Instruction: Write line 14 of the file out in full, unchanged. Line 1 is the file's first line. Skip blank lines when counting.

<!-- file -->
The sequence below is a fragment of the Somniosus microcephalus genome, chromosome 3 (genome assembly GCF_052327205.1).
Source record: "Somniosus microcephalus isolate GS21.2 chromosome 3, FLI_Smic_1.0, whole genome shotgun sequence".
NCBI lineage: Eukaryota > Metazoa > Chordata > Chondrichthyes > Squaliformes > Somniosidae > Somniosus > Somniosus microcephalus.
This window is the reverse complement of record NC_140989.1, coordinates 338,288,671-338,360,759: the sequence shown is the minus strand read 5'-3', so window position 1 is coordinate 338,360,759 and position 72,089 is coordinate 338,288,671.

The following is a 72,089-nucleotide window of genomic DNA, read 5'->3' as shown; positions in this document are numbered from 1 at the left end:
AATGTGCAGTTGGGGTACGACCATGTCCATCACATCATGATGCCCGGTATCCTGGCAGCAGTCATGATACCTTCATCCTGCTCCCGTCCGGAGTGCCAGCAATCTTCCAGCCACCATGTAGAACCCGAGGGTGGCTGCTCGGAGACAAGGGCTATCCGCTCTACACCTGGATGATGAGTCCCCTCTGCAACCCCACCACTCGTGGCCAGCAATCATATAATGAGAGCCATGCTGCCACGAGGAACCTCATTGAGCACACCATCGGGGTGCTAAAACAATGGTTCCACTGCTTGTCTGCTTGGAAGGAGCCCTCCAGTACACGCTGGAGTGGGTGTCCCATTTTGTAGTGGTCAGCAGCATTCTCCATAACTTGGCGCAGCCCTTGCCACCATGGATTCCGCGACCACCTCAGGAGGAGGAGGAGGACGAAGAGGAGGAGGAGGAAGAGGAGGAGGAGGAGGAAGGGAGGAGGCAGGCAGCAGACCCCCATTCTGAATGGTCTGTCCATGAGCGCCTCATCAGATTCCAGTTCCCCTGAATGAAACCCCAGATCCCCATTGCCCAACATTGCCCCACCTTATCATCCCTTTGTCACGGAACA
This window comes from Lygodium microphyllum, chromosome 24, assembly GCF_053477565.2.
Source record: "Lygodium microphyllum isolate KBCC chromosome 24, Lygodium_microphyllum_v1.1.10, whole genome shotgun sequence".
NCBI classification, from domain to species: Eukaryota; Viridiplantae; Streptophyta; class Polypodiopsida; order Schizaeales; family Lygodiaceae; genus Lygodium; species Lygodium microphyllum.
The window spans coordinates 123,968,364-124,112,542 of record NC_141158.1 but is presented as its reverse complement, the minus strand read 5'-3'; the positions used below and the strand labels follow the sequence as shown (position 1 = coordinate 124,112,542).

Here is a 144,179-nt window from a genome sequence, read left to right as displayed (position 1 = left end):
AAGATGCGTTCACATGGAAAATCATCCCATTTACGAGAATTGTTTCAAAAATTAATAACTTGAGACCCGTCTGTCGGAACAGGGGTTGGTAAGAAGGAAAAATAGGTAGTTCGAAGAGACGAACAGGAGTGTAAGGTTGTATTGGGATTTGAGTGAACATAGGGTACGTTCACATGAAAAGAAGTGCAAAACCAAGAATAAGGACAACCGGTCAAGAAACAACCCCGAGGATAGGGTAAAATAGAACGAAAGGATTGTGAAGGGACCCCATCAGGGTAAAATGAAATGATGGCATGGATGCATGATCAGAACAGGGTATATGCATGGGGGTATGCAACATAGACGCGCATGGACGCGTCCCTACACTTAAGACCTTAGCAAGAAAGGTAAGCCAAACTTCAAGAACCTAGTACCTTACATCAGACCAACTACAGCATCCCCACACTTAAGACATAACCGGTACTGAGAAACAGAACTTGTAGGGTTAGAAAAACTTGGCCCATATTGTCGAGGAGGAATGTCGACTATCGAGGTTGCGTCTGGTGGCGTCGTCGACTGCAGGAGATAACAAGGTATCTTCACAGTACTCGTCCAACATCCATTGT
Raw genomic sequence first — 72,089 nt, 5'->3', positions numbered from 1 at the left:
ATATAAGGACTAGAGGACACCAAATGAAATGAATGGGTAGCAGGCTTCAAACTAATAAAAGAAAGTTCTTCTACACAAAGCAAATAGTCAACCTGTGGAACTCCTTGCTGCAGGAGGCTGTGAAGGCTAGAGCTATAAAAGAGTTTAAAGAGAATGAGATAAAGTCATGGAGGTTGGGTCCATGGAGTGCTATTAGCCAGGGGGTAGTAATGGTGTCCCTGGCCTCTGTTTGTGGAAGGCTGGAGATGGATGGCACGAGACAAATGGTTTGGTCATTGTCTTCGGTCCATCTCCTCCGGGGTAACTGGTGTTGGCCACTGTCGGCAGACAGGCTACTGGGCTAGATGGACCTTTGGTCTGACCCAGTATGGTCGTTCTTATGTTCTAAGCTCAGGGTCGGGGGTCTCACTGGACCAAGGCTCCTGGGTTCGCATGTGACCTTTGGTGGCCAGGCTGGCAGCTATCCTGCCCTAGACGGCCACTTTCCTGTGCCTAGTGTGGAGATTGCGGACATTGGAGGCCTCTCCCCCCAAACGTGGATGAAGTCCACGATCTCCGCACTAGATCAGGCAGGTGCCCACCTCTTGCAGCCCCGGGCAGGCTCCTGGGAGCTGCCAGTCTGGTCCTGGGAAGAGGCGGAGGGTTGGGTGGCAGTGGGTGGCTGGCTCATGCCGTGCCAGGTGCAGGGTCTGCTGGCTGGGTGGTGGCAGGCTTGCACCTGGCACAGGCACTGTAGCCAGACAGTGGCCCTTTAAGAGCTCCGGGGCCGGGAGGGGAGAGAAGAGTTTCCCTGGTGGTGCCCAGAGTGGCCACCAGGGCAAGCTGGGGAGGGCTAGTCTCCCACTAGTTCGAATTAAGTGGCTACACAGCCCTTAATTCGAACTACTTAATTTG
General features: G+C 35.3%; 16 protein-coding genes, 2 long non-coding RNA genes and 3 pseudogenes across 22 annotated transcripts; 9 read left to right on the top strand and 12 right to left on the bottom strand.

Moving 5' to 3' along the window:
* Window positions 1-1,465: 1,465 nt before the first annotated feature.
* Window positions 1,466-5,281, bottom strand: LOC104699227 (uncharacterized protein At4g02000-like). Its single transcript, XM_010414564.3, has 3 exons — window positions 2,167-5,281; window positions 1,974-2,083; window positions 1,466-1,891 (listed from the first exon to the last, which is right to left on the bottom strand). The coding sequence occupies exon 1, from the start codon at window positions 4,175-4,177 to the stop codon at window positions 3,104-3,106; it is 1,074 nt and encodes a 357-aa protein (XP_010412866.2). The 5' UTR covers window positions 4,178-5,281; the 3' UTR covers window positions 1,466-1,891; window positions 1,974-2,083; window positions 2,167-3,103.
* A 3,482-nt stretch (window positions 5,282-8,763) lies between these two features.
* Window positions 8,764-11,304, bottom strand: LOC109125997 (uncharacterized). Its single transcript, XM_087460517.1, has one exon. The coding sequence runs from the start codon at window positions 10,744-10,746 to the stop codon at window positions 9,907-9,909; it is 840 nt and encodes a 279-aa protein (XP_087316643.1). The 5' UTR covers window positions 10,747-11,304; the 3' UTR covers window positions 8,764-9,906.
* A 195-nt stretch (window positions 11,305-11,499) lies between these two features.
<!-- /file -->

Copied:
ATATAAGGACTAGAGGACACCAAATGAAATGAATGGGTAGCAGGCTTCAAACTAATAAAAGAAAGTTCTTCTACACAAAGCAAATAGTCAACCTGTGGAACTCCTTGCTGCAGGAGGCTGTGAAGGCTAGAGCTATAAAAGAGTTTAAAGAGAATGAGATAAAGTCATGGAGGTTGGGTCCATGGAGTGCTATTAGCCAGGGGGTAGTAATGGTGTCCCTGGCCTCTGTTTGTGGAAGGCTGGAGATGGATGGCACGAGACAAATGGTTTGGTCATTGTCTTCGGTCCATCTCCTCCGGGGTAACTGGTGTTGGCCACTGTCGGCAGACAGGCTACTGGGCTAGATGGACCTTTGGTCTGACCCAGTATGGTCGTTCTTATGTTCTAAGCTCAGGGTCGGGGGTCTCACTGGACCAAGGCTCCTGGGTTCGCATGTGACCTTTGGTGGCCAGGCTGGCAGCTATCCTGCCCTAGACGGCCACTTTCCTGTGCCTAGTGTGGAGATTGCGGACATTGGAGGCCTCTCCCCCCAAACGTGGATGAAGTCCACGATCTCCGCACTAGATCAGGCAGGTGCCCACCTCTTGCAGCCCCGGGCAGGCTCCTGGGAGCTGCCAGTCTGGTCCTGGGAAGAGGCGGAGGGTTGGGTGGCAGTGGGTGGCTGGCTCATGCCGTGCCAGGTGCAGGGTCTGCTGGCTGGGTGGTGGCAGGCTTGCACCTGGCACAGGCACTGTAGCCAGACAGTGGCCCTTTAAGAGCTCCGGGGCCGGGAGGGGAGAGAAGAGTTTCCCTGGTGGTGCCCAGAGTGGCCACCAGGGCAAGCTGGGGAGGGCTAGTCTCCCACTAGTTCGAATTAAGTGGCTACACAGCCCTTAATTCGAACTACTTAATTTG